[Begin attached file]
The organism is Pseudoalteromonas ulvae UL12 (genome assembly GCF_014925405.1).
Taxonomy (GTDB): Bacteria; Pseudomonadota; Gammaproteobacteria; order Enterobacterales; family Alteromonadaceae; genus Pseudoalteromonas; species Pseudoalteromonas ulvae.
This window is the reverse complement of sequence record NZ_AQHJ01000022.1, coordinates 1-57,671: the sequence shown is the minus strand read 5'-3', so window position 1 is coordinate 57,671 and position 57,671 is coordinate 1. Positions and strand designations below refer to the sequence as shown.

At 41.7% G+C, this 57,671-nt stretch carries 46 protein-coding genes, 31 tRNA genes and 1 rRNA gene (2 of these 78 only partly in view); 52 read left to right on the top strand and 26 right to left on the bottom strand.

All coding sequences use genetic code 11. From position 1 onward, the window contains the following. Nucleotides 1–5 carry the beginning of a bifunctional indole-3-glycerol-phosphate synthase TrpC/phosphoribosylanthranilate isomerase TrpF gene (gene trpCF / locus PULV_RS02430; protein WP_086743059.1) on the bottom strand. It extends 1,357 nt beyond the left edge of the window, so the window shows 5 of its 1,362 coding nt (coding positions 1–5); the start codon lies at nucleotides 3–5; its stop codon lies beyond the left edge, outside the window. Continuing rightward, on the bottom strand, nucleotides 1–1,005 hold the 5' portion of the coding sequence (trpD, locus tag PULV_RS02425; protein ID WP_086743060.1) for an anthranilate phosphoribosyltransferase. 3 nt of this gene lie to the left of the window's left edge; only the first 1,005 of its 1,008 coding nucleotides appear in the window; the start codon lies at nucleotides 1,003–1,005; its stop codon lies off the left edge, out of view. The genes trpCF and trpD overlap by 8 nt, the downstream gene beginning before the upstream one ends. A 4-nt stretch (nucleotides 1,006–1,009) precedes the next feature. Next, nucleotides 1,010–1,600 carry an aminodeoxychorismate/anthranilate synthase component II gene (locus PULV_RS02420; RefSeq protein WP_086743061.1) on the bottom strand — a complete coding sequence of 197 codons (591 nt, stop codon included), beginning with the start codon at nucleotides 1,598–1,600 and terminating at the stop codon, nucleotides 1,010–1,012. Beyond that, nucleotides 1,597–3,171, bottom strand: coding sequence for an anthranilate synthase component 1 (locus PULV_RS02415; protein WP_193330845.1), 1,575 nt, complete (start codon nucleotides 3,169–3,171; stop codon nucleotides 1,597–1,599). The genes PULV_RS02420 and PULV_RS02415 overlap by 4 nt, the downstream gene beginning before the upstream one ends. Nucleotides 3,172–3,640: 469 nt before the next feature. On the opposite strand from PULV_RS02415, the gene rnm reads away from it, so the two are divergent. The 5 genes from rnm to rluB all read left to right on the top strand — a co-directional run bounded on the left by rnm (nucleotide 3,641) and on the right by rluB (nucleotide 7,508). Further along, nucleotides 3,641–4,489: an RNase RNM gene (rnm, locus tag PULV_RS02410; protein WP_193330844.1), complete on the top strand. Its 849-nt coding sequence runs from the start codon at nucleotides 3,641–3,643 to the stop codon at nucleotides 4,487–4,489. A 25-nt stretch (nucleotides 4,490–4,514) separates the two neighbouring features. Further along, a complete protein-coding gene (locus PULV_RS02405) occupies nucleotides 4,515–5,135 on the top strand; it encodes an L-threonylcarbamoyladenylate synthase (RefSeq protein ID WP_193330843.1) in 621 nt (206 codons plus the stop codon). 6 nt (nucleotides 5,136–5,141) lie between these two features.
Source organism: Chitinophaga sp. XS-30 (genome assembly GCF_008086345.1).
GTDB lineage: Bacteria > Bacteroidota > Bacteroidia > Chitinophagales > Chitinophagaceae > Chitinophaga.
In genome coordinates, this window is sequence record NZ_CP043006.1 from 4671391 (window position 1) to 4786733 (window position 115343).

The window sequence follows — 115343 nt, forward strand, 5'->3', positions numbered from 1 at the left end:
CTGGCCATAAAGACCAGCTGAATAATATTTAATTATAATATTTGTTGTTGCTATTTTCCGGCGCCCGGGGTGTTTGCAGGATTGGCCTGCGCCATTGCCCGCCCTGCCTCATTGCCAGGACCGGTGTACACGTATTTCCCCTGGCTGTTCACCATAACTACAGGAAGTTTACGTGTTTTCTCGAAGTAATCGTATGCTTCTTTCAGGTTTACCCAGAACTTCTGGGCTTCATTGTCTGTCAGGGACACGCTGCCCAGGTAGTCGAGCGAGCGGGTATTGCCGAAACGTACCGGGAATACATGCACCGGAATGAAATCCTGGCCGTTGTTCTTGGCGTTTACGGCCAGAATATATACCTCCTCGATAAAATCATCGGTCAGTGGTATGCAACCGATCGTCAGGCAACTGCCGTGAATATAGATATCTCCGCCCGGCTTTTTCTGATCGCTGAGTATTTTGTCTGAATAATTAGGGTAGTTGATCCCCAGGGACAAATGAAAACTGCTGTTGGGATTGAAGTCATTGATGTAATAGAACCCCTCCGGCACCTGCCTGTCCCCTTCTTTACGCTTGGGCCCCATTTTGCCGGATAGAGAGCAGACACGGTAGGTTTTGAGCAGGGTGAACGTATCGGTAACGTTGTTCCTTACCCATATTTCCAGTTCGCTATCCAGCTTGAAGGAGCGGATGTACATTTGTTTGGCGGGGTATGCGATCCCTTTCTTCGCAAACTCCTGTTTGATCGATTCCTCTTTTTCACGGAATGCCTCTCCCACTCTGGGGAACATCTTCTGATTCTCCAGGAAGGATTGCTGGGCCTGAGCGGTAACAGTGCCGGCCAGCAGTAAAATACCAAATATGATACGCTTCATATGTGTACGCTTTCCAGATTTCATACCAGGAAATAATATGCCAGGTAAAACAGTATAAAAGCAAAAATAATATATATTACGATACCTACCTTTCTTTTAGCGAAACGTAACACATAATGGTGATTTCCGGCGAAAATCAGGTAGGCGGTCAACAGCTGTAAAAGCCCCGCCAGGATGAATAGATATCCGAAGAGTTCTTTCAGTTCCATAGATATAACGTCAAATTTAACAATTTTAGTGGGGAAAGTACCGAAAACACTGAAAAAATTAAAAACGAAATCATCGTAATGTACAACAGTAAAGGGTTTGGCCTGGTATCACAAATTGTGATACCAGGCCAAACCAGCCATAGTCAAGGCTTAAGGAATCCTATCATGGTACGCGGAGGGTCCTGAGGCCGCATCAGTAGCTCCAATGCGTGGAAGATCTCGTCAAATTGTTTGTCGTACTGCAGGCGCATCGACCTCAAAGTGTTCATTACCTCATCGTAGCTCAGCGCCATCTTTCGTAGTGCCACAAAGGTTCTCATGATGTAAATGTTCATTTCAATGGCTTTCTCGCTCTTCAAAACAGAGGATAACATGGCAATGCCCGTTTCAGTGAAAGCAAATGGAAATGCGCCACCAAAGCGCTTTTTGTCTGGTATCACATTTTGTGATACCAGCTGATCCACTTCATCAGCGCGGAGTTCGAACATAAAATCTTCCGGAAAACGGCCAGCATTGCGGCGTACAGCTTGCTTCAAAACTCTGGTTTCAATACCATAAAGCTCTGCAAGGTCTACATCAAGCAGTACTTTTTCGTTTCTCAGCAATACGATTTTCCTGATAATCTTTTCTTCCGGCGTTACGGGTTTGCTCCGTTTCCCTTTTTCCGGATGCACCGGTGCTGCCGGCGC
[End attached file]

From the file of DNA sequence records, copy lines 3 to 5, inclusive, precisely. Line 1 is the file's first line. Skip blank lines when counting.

This window is the reverse complement of sequence record NZ_AQHJ01000022.1, coordinates 1-57,671: the sequence shown is the minus strand read 5'-3', so window position 1 is coordinate 57,671 and position 57,671 is coordinate 1. Positions and strand designations below refer to the sequence as shown.

At 41.7% G+C, this 57,671-nt stretch carries 46 protein-coding genes, 31 tRNA genes and 1 rRNA gene (2 of these 78 only partly in view); 52 read left to right on the top strand and 26 right to left on the bottom strand.

All coding sequences use genetic code 11. From position 1 onward, the window contains the following. Nucleotides 1–5 carry the beginning of a bifunctional indole-3-glycerol-phosphate synthase TrpC/phosphoribosylanthranilate isomerase TrpF gene (gene trpCF / locus PULV_RS02430; protein WP_086743059.1) on the bottom strand. It extends 1,357 nt beyond the left edge of the window, so the window shows 5 of its 1,362 coding nt (coding positions 1–5); the start codon lies at nucleotides 3–5; its stop codon lies beyond the left edge, outside the window. Continuing rightward, on the bottom strand, nucleotides 1–1,005 hold the 5' portion of the coding sequence (trpD, locus tag PULV_RS02425; protein ID WP_086743060.1) for an anthranilate phosphoribosyltransferase. 3 nt of this gene lie to the left of the window's left edge; only the first 1,005 of its 1,008 coding nucleotides appear in the window; the start codon lies at nucleotides 1,003–1,005; its stop codon lies off the left edge, out of view. The genes trpCF and trpD overlap by 8 nt, the downstream gene beginning before the upstream one ends. A 4-nt stretch (nucleotides 1,006–1,009) precedes the next feature. Next, nucleotides 1,010–1,600 carry an aminodeoxychorismate/anthranilate synthase component II gene (locus PULV_RS02420; RefSeq protein WP_086743061.1) on the bottom strand — a complete coding sequence of 197 codons (591 nt, stop codon included), beginning with the start codon at nucleotides 1,598–1,600 and terminating at the stop codon, nucleotides 1,010–1,012. Beyond that, nucleotides 1,597–3,171, bottom strand: coding sequence for an anthranilate synthase component 1 (locus PULV_RS02415; protein WP_193330845.1), 1,575 nt, complete (start codon nucleotides 3,169–3,171; stop codon nucleotides 1,597–1,599). The genes PULV_RS02420 and PULV_RS02415 overlap by 4 nt, the downstream gene beginning before the upstream one ends. Nucleotides 3,172–3,640: 469 nt before the next feature. On the opposite strand from PULV_RS02415, the gene rnm reads away from it, so the two are divergent. The 5 genes from rnm to rluB all read left to right on the top strand — a co-directional run bounded on the left by rnm (nucleotide 3,641) and on the right by rluB (nucleotide 7,508). Further along, nucleotides 3,641–4,489: an RNase RNM gene (rnm, locus tag PULV_RS02410; protein WP_193330844.1), complete on the top strand. Its 849-nt coding sequence runs from the start codon at nucleotides 3,641–3,643 to the stop codon at nucleotides 4,487–4,489. A 25-nt stretch (nucleotides 4,490–4,514) separates the two neighbouring features. Further along, a complete protein-coding gene (locus PULV_RS02405) occupies nucleotides 4,515–5,135 on the top strand; it encodes an L-threonylcarbamoyladenylate synthase (RefSeq protein ID WP_193330843.1) in 621 nt (206 codons plus the stop codon). 6 nt (nucleotides 5,136–5,141) lie between these two features.